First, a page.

February, 2015

Aire Valley - Fairburn Ings and St Aidan's

Aire Valley - Fairburn Ings and St Aidan's
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Aire Valley - Fairburn Ings and St Aidan's

  • A week of sightings at Fairburn Ings

    It’s been a little while since our last sightings report so we plenty to tell you about. A pair of Egyptian geese paid us a brief visit on the 18th but haven’t been seen since. A pair of smew have been seen most days but can give observers the run around as they flit from one end of the reserve to the other.

    A pair of tawny owls have been roosting along the Riverbank Trail and have been providing great views. They can be tricky to spot if you don’t know where they are hiding so if you want to see them the best bet is to join in one of our daily Ranger Walks which are free and depart from the Visitor Centre.

    We have been blessed with an abundance of raptors in the past week with red kites, peregrines, marsh harriers and up to 10 buzzards seen almost daily. In addition to the tawnies we have also had sightings of barn, little and short-eared varieties of owl too.

    The Cedric’s Pool area has been productive in the last few days with sightings of a pair of bearded tits, up to 4 stonechats and a singing Cetti’s warbler. Wintering wildfowl numbers out on the lakes are steadily building up with plenty of goldeneye, goosanders, shoveler, pochard and a few pintail.  Thanks to Andy Hay (rspb-images) for this super photo of a male bearded tit.

    A little closer to the Visitor Centre the usual tree sparrows, willow tits and bullfinches continue to delight visitors as well as the occasional reed bunting, jay, goldcrest, redpoll and great-spotted woodpecker.

    Finally sad, but interesting, news that a female blackbird that was ringed here at Fairburn in March 2013 was found in Sweden in the August. The sad part of the tale is that unfortunately the poor bird was found dead in the front grille of a car by a lady near Lidkoping. The arrival of redwings and fieldfares from the low countries and Scandinavia in autumn is a well known feature of the annual cycle of migration but, as this ringing recovery demonstrates, our winter bird population are joined by millions of other more familiar species such as; robins, starlings and blackbirds, that visit our temperate shores to escape the harsh winters of mainland Europe. 

  • A warden’s work is never done

    What goes on behind the scenes at Fairburn? There is a busy team of staff and volunteers who dedicate their time to keeping the reserve an incredible place for birds and wildlife.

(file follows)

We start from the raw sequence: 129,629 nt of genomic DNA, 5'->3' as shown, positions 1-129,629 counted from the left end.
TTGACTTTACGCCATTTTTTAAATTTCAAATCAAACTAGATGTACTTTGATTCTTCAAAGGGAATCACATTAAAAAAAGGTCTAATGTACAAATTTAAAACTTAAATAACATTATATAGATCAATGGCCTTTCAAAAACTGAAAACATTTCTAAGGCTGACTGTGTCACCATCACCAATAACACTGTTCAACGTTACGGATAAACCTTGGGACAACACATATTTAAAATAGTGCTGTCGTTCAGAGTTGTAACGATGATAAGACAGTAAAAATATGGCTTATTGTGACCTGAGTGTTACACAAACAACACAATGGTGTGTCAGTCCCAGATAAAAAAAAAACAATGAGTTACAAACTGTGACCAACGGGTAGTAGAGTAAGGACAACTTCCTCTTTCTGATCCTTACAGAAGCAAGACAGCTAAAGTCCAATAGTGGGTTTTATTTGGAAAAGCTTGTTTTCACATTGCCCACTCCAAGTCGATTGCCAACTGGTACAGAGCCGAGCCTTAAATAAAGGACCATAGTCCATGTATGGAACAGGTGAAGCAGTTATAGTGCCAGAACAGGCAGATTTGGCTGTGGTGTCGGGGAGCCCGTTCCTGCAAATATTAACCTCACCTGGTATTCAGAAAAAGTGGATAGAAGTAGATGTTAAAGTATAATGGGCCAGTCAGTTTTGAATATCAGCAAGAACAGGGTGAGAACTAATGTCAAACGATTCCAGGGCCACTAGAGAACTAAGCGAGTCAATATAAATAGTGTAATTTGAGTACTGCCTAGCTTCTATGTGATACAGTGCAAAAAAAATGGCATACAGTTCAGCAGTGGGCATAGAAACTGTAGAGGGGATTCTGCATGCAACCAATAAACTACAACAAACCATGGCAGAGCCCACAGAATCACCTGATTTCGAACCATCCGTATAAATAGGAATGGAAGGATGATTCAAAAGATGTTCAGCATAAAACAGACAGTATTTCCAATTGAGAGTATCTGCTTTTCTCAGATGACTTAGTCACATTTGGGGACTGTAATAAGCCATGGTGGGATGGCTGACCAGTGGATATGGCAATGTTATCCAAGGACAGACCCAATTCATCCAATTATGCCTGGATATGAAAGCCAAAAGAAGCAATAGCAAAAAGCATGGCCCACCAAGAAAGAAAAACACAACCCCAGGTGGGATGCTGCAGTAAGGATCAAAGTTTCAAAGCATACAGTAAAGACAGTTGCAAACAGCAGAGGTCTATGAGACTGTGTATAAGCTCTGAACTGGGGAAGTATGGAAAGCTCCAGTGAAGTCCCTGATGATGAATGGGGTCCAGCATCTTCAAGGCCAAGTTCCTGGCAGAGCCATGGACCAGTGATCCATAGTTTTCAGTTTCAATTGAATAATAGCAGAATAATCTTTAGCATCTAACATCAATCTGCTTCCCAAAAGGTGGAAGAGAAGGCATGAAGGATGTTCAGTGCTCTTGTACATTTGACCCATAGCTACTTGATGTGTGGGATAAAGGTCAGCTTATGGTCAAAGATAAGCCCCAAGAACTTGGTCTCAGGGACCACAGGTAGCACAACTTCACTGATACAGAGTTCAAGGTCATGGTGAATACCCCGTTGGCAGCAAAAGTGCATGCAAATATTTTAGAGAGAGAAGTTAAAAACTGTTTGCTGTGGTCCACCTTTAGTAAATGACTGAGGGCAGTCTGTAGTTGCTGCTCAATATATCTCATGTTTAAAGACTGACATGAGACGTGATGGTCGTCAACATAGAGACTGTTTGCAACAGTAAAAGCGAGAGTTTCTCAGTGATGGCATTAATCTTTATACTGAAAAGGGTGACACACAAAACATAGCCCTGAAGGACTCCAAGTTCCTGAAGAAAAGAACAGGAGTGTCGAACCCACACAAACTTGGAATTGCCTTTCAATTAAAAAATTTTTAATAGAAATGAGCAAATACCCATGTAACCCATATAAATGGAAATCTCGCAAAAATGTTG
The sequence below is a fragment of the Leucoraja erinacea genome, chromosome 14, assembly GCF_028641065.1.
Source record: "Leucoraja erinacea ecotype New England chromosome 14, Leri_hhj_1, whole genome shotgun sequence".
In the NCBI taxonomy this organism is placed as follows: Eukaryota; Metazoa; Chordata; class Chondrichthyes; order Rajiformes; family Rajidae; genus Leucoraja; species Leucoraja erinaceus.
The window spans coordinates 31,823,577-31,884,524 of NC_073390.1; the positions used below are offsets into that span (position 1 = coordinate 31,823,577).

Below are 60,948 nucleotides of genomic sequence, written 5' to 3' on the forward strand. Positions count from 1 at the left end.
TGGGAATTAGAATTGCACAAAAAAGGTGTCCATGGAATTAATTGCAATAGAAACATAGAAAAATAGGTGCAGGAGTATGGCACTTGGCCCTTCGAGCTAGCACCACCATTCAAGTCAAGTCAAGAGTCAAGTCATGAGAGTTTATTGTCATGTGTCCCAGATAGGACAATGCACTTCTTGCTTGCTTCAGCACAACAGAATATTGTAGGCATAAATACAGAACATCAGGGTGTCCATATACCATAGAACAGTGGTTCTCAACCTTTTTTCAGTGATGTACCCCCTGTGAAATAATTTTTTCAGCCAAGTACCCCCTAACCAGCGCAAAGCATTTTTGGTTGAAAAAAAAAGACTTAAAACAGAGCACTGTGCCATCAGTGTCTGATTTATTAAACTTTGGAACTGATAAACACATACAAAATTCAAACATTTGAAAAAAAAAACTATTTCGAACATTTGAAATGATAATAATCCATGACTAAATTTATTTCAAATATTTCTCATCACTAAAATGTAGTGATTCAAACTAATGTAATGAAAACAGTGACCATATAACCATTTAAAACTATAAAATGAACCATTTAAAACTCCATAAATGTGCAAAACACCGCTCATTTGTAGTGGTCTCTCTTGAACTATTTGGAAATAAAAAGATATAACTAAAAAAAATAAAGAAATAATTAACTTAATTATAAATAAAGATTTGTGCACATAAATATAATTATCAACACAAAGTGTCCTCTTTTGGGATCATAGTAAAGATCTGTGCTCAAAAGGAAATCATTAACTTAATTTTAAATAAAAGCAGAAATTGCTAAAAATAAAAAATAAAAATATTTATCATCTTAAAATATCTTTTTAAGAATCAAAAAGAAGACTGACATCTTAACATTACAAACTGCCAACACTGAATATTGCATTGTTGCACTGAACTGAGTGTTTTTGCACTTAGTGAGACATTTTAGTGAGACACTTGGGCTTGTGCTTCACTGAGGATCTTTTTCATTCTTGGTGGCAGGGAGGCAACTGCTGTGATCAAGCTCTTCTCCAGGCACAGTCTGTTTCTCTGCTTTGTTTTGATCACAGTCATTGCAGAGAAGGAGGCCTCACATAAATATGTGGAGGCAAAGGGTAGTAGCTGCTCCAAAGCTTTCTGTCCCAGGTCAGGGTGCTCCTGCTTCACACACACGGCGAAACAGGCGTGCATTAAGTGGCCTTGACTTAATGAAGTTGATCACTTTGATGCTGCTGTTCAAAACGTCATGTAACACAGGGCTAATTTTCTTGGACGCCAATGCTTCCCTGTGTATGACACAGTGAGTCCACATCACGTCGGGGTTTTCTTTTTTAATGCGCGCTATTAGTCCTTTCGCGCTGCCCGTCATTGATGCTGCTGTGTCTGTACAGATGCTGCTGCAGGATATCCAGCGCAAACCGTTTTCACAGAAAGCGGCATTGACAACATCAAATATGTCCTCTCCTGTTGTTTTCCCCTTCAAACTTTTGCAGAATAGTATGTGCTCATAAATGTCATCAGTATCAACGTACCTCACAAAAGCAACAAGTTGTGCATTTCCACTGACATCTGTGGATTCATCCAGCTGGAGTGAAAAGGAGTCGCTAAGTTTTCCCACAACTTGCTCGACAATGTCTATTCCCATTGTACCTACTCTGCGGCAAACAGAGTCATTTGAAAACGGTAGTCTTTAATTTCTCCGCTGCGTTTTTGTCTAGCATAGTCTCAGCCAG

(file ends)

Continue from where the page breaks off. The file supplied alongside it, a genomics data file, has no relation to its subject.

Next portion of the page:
Karen is the assistant warden at Fairburn and here is a little about the work she does.

     How long have you been here?

    “I volunteered here for six months back in 2007 and joined the staff team in 2008.”

     What does a typical work day involve for you?

    “Anything and everything, there is no typical day really. Some days I could be office based or out on the reserve in all weathers, odd things come up all the time and I am frequently called away from what I’m doing to catch wayward swans.

    The warden team is here to look after the habitats out on the reserve. In winter we maintain the habitats and build infrastructure, such as the sand martin wall. Come springtime we stop practical work for the breeding season so we don’t disturb nesting birds and wildlife. That’s when our survey and monitoring work begins to help us learn what’s using the reserve and what we need to improve on.”

    What do you enjoy most?

    I love the variety, no two days are the same and it’s great to be able to spend so much time out on the reserve. And all the amazing people of course!

    What advice would you give to anyone thinking of becoming a warden?

    Volunteer! As much as possible to gain experience. You’ll learn practical skills and figure out if it’s what you really want to do.  Equally, don’t expect to be outside all the time, warden work comes with its fair share of office work. Otherwise, good luck! It’s an awesome job!

  • Is that a smew (drake) I see before me?

    That red-headed smew is still causing havoc, especially now she has a partner in crime. The drake was first seen on Sunday 8th and since then the trixy pair have been up and down the reserve. They have been switching between Main Bay and Village bay a few times a day, with occasional jaunts down to the Cut and Lin Dike.

    Male and female smew, Mike Langman (rspb-images.com)

    The other big excitement this week has been nuthatch. Up until a few years ago nuthatch were extremely rare at Fairburn but in the past two or three years they have become more commonplace. There has been a sighting nearly every day this week, mainly on feeding stations around the visitor centre, but also down at Pick-up Hide. It is very exciting and if you see one on you visit please do let us know.

    Other notable sightings include raven, one seen over the visitor centre on Friday, and another over Main Bay on Saturday. There have also been two bittern sightings, over the Moat on Thursday and again on Saturday, although the exact location isn’t clear.

    Nuthatch, John Bridges (rspb-images.com)

    There was quite a stir on Sunday with what were at first thought to be two long-eared owls spotted roosting in the trees near Village Bay Viewpoint, although other reports claim they were tawny owls. It’s still not entirely clear what the final verdict was but it was a lovely sight for visitors on the day!